TAIWAN (Taiwan News) — The Human Rights Network for Tibet and Taiwan (HRNTT) relaunched its monthly panel on Wednesday (Nov. 11) after the disruptions of COVID-19 to discuss the difficulty couples with Tibetan ancestry face when settling in Taiwan.
One of the cases discussed on the panel was that of Taiwanese documentary filmmaker Tsai Yung-ching (蔡詠晴) and her Tibetan husband Lhundup Tsering (龍珠慈仁). He moved to Taiwan in 2011 and it has taken him seven years to acquire Taiwanese nationality.
In 2008, the two met in India's Dharamshala, where the Tibetan Government in Exile is located. After getting married and deciding to move back to Taiwan, they had to pass an interview at Taiwan's representative office in India, which is intended to prevent "fake marriages."
"In our first interview, we were separated and asked questions like when we had our first date, the color of our clothes on that day, and even when we had sex for the first time," Tsai recalls with a wry smile. The couple failed their first interview and were asked for their criminal records, the results of an HIV examination, and marriage certificates from the municipal to state level.
According to Tsai, government officials want to weed out those who marry Taiwanese only to get Taiwanese nationality. These kind of interviews are only mandated for nationals from 21 countries* — excluding developed countries but including countries where the government believes crime rates are high.
Assuming these less-developed countries have higher crime rates is a subjective impression that has no supporting data, said Wang Xi (王曦), head of the law department at Taiwan Association for Human Rights. Under current regulations, a Taiwan national can marry a Japanese national in Taiwan without even registering their marriages in Japan first, a smooth process not possible for, say, a Taiwanese-Vietnamese couple.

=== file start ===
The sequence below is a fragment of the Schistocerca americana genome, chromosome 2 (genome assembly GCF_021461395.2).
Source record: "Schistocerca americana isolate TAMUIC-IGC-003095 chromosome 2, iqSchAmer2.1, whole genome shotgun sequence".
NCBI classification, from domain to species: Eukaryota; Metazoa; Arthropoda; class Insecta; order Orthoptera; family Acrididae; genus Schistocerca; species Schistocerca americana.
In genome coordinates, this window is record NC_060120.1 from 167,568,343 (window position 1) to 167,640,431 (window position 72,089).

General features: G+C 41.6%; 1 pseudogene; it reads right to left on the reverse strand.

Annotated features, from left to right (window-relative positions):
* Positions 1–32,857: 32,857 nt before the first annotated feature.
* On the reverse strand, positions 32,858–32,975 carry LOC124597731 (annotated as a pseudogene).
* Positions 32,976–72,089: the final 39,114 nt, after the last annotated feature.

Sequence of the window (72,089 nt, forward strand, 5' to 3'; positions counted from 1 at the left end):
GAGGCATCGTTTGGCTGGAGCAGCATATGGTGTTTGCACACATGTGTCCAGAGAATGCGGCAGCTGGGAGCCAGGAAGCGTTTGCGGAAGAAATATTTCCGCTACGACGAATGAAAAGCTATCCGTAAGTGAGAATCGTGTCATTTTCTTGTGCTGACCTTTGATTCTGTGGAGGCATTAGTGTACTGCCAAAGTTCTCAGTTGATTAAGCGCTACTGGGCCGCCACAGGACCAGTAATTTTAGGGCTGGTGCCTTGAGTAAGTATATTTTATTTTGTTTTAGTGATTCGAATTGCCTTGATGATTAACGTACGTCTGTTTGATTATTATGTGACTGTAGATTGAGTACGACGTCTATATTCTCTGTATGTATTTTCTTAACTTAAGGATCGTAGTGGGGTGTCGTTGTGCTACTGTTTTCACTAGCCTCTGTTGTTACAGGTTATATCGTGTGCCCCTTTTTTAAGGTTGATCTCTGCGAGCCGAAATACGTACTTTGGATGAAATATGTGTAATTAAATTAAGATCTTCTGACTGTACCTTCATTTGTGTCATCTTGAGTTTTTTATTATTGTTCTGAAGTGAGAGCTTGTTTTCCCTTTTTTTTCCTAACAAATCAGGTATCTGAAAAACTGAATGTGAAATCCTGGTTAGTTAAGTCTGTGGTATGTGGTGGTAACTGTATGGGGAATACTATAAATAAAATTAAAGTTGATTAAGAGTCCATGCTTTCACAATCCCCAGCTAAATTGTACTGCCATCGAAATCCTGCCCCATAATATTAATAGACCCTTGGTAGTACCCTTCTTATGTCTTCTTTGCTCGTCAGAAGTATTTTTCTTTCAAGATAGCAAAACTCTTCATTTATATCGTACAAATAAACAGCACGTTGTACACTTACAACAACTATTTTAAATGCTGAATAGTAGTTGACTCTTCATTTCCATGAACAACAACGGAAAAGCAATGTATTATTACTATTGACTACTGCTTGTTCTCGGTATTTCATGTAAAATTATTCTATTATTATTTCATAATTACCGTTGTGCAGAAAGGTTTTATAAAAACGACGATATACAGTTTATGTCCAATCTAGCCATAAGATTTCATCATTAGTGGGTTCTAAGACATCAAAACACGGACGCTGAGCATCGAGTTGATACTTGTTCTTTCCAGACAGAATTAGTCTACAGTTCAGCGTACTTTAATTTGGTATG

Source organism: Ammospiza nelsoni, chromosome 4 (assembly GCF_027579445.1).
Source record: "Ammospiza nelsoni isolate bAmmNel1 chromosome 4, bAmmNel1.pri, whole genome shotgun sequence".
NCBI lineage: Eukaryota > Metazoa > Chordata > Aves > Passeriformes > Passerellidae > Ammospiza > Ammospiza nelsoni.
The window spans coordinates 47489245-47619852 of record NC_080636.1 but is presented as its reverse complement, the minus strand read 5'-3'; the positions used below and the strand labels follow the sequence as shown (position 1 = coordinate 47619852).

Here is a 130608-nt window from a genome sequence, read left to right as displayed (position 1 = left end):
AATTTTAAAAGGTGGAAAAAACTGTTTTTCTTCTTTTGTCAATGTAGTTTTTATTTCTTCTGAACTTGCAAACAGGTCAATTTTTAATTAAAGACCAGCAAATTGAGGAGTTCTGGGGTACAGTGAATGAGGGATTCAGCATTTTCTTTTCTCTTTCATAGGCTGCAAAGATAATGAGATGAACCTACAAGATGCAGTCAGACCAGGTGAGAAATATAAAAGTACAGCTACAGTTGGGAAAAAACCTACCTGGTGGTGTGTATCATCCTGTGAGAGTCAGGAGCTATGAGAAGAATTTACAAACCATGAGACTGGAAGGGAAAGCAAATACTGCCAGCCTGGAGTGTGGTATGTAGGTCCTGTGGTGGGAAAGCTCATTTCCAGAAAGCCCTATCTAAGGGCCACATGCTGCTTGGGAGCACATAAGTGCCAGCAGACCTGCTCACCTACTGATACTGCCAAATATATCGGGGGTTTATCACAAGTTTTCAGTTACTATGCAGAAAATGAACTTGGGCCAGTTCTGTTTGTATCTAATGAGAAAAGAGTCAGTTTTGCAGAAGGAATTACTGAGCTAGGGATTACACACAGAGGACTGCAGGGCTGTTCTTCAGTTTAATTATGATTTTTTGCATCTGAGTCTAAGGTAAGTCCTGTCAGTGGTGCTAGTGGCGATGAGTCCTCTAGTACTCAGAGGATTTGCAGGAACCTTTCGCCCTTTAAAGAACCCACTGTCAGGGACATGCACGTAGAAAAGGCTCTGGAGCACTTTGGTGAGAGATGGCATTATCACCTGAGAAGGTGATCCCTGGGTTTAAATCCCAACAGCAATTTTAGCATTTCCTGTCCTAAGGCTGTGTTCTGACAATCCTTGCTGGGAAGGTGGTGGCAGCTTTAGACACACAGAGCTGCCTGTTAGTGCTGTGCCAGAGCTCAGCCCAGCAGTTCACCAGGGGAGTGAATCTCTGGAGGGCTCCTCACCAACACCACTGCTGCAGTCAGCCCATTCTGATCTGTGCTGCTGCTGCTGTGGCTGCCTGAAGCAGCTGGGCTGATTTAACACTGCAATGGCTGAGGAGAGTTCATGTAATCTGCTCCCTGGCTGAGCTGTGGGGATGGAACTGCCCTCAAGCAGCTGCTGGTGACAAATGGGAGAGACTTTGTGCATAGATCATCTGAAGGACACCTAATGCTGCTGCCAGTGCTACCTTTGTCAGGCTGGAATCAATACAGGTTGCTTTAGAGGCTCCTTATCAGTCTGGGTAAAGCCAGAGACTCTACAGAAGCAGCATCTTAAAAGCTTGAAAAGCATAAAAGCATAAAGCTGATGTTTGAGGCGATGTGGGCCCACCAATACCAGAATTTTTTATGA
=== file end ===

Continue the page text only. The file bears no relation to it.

Also, in Tsering's case, he was only given an Identity Certificate, issued to Tibetan refugees by the Indian government for the purposes of international travel, which created an extra hurdle in applying for a residence certificate in Taiwan. During his first few years in the country, he had neither the right to work nor public health insurance.
"While advocating for my husband's rights, a government official once approached me, implying he could help if all my protests were just for a residence certificate for my husband," Tsai said. She refused the offer because she wanted to open the door to all Taiwanese who wish to marry Tibetans or other refugees, and whose basic rights are not covered by the current Taiwan law.
Thanks to Tsai's efforts, beginning in 2017, all Tibetan spouses can now follow the same process to become Taiwanese as those from the 21 countries shown below.*
Tsering's case sheds light on Taiwan's inability to comprehensively handle refugee issues, said Wang Bin-ying (王斌英). A refugee bill is still being discussed in the legislature despite years of advocacy from human rights groups for fear on the part of the public that its passage will attract a huge influx of refugees.
Taiwanese need to open their minds about refugees, said Wang, whose husband is also Tibetan. She said refugees aren't just those in the news, such as Africans fleeing to Europe or the Rohingya persecuted in Myanmar.
"Anyone who loses their passport in a foreign country and has no way to renew it can immediately become a refugee in that country," Wang said.
According to Lin Xin-yi (林欣怡), the director of HRNTT, a refugee law will not merely attract refugees to stable countries. It will, more importantly, offer a system to work with when large numbers of refugees arrive on their front doors — a real scenario that Taiwan faces as Hongkongers flee their city and migrate to Taiwan.
* Indonesia, the Philippines, Vietnam, Thailand, Cambodia, Sri Lanka, India, Myanmar, Nigeria, Mongolia, Kazakhstan, Belarus, Ukraine, Uzbekistan, Pakistan, Nepal, Bhutan, Bangladesh, Senegal, Ghana, Cameroon
HRNTT holds monthly events focusing on human rights issues.